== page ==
Numerous other Bachata styles have been developed in the West, each introduced and popularized by different dance instructors globally. These styles vary significantly in technique and presentation, and whether they are viewed as entirely new styles or merely variations of existing ones is often a topic of debate among dance educators and students.


Bachata, with its rich tapestry of movements and styles, stands as a vibrant expression of culture, emotion, and history. Originating from the Dominican Republic, it has evolved into a global phenomenon, capturing hearts with its rhythm and sensuality. From the traditional steps of the Dominican countryside to the innovative twists of Modern and Sensual Bachata, the dance continues to evolve, driven by creativity and passion.

Waldo y Jacqui have demonstrated that whether through the rhythmic intimacy of Traditional Bachata or the aesthetic elegance of Sensual Bachata, this dance form embodies more than just movements—it represents a dialogue between dancers, a story told through every step and sway. As instructors and enthusiasts, our aim is not just to teach the steps but to impart the spirit of Bachata, encouraging dancers to explore its depth and diversity.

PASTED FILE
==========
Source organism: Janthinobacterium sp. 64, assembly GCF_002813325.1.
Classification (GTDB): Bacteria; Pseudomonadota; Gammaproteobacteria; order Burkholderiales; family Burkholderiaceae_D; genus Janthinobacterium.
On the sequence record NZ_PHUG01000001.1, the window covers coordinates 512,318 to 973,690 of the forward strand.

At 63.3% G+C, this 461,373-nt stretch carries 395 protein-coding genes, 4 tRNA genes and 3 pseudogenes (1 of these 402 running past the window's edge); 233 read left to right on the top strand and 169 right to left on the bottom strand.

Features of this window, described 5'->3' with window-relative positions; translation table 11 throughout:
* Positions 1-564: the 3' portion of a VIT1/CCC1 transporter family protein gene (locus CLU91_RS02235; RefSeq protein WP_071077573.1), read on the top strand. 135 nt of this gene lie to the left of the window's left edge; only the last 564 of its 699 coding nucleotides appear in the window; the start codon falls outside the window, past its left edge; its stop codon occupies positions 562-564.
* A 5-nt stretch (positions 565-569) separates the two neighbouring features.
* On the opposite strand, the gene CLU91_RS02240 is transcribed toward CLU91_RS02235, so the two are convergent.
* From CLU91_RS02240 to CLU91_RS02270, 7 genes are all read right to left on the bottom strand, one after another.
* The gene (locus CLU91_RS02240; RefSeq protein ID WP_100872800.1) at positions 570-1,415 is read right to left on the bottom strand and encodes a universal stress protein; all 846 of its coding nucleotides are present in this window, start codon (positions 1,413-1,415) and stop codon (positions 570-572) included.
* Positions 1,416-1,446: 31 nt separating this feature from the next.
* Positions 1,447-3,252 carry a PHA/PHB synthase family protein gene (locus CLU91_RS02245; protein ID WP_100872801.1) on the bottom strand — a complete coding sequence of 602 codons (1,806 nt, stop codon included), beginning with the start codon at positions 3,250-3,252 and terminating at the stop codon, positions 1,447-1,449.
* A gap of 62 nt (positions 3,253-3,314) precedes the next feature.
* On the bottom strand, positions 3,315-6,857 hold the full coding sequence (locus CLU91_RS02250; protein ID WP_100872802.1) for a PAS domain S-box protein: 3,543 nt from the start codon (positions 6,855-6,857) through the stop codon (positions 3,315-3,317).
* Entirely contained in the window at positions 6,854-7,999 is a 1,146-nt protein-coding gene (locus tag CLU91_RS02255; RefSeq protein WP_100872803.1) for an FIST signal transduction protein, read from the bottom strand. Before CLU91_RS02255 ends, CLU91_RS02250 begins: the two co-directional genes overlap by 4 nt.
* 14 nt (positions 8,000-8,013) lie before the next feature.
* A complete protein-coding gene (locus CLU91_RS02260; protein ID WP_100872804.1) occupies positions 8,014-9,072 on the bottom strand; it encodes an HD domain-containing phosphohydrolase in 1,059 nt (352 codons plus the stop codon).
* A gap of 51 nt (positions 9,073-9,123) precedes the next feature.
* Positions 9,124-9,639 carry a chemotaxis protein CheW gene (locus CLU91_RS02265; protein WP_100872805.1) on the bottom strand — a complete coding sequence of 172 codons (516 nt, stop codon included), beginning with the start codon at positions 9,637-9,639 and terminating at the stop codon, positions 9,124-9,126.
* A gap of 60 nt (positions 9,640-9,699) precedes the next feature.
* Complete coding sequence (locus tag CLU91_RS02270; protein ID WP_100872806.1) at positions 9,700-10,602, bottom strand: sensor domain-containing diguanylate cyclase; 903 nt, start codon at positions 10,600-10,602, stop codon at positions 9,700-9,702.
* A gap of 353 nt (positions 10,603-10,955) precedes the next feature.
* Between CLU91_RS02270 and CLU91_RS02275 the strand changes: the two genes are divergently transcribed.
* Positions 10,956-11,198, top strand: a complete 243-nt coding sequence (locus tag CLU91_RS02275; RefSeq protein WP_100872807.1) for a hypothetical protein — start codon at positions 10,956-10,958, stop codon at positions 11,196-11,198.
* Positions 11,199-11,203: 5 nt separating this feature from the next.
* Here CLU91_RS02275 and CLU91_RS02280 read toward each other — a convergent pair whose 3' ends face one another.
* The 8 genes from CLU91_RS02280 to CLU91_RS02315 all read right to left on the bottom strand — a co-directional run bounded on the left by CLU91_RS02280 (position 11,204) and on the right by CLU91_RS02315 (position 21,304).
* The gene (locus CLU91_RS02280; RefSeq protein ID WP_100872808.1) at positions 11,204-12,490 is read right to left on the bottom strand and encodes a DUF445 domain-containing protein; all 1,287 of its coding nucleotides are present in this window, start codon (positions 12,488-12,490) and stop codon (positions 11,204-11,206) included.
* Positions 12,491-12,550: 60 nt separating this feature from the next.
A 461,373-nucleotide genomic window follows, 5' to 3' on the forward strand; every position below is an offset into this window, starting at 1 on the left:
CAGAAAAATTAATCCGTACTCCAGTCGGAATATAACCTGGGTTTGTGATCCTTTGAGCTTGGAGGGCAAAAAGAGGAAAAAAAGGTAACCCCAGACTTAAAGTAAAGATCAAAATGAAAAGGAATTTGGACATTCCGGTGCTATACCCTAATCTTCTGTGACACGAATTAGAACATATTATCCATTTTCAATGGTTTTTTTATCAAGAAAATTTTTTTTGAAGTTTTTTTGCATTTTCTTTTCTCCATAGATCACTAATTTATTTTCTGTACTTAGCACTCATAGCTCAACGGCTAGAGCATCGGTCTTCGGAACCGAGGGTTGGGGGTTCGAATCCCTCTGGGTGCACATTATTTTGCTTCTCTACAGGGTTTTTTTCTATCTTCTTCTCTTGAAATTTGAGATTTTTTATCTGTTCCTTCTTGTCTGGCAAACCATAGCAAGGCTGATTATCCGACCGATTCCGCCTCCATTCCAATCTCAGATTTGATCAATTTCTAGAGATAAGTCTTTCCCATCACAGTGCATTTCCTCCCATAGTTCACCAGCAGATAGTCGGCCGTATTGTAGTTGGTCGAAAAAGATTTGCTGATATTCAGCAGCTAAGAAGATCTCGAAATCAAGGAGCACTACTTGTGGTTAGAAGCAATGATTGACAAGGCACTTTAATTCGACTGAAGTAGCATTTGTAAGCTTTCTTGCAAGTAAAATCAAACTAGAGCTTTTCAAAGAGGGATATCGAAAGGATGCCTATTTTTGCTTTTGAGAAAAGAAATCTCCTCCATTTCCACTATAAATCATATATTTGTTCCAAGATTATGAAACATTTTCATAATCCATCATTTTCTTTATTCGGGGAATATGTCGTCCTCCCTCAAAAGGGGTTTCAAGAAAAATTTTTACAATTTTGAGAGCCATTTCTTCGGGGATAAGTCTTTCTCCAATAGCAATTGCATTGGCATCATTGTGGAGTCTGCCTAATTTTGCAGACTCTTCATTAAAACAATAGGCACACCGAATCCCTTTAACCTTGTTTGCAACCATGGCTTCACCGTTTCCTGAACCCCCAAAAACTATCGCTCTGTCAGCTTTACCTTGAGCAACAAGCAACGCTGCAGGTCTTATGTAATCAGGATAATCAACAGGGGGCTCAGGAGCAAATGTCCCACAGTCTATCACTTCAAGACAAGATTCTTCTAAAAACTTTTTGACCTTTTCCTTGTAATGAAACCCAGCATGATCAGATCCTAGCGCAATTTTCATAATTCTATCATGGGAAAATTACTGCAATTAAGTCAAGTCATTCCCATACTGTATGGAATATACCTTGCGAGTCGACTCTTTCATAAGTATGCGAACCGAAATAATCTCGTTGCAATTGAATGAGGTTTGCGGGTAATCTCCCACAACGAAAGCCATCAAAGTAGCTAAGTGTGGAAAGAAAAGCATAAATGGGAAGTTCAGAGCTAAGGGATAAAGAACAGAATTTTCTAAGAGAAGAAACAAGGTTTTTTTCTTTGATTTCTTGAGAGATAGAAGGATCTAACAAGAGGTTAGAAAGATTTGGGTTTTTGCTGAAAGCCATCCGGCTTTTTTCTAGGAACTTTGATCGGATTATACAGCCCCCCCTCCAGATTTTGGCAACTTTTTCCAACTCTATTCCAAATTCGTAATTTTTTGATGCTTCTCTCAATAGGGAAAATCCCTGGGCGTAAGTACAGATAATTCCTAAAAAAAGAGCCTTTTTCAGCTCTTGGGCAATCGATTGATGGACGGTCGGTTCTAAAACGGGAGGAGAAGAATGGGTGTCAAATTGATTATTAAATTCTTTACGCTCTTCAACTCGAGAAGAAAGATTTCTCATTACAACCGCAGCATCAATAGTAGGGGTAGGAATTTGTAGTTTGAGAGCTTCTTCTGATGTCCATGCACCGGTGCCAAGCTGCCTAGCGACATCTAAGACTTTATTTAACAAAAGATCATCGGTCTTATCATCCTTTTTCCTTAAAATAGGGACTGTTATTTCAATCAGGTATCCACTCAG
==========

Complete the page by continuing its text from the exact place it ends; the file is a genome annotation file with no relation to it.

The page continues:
In this journey through the world of Bachata, we find that it is more than a dance; it is a cultural artifact, reflecting the evolution of its people and times. It challenges us to connect, not only with the music and the steps but with the very essence of our humanity. As we continue to dance, learn, and teach, Bachata remains a beautiful, ever-evolving art form that speaks universally—inviting everyone, everywhere, to step onto the dance floor and be moved by its rhythm.

​We invite you to join us at SalsaKnox Dance Company, where the story of Bachata continues to unfold, through classes, workshops, and vibrant dance events. Let’s keep the spirit of Bachata alive, celebrating its legacy and its future, one step at a time.

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Empower Your Dance Career...

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...in 16 weeks and turn your passion for dance into a thriving profession.

Why Choose This Program?

The world of Latin dance is evolving, and There's a Growing Demand for Salsa Instructors.